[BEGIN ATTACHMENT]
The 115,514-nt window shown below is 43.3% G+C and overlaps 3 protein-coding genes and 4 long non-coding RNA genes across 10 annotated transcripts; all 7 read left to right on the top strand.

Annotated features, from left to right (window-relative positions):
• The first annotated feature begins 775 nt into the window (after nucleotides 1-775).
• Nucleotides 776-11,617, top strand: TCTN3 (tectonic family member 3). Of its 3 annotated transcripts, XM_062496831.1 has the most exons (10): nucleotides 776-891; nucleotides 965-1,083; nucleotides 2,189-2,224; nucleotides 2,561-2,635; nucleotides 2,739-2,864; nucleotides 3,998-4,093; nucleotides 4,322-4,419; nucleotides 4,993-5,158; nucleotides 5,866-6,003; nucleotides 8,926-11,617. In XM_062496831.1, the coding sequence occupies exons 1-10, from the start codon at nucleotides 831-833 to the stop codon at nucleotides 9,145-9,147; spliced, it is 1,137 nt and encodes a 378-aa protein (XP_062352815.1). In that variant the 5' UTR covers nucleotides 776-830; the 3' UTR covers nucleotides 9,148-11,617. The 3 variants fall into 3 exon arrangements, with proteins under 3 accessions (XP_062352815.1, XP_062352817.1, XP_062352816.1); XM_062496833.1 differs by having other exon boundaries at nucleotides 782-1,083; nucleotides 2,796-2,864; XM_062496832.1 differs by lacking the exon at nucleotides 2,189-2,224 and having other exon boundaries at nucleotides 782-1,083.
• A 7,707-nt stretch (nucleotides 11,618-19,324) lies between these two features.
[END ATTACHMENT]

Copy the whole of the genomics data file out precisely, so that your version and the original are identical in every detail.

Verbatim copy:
The 115,514-nt window shown below is 43.3% G+C and overlaps 3 protein-coding genes and 4 long non-coding RNA genes across 10 annotated transcripts; all 7 read left to right on the top strand.

Annotated features, from left to right (window-relative positions):
• The first annotated feature begins 775 nt into the window (after nucleotides 1-775).
• Nucleotides 776-11,617, top strand: TCTN3 (tectonic family member 3). Of its 3 annotated transcripts, XM_062496831.1 has the most exons (10): nucleotides 776-891; nucleotides 965-1,083; nucleotides 2,189-2,224; nucleotides 2,561-2,635; nucleotides 2,739-2,864; nucleotides 3,998-4,093; nucleotides 4,322-4,419; nucleotides 4,993-5,158; nucleotides 5,866-6,003; nucleotides 8,926-11,617. In XM_062496831.1, the coding sequence occupies exons 1-10, from the start codon at nucleotides 831-833 to the stop codon at nucleotides 9,145-9,147; spliced, it is 1,137 nt and encodes a 378-aa protein (XP_062352815.1). In that variant the 5' UTR covers nucleotides 776-830; the 3' UTR covers nucleotides 9,148-11,617. The 3 variants fall into 3 exon arrangements, with proteins under 3 accessions (XP_062352815.1, XP_062352817.1, XP_062352816.1); XM_062496833.1 differs by having other exon boundaries at nucleotides 782-1,083; nucleotides 2,796-2,864; XM_062496832.1 differs by lacking the exon at nucleotides 2,189-2,224 and having other exon boundaries at nucleotides 782-1,083.
• A 7,707-nt stretch (nucleotides 11,618-19,324) lies between these two features.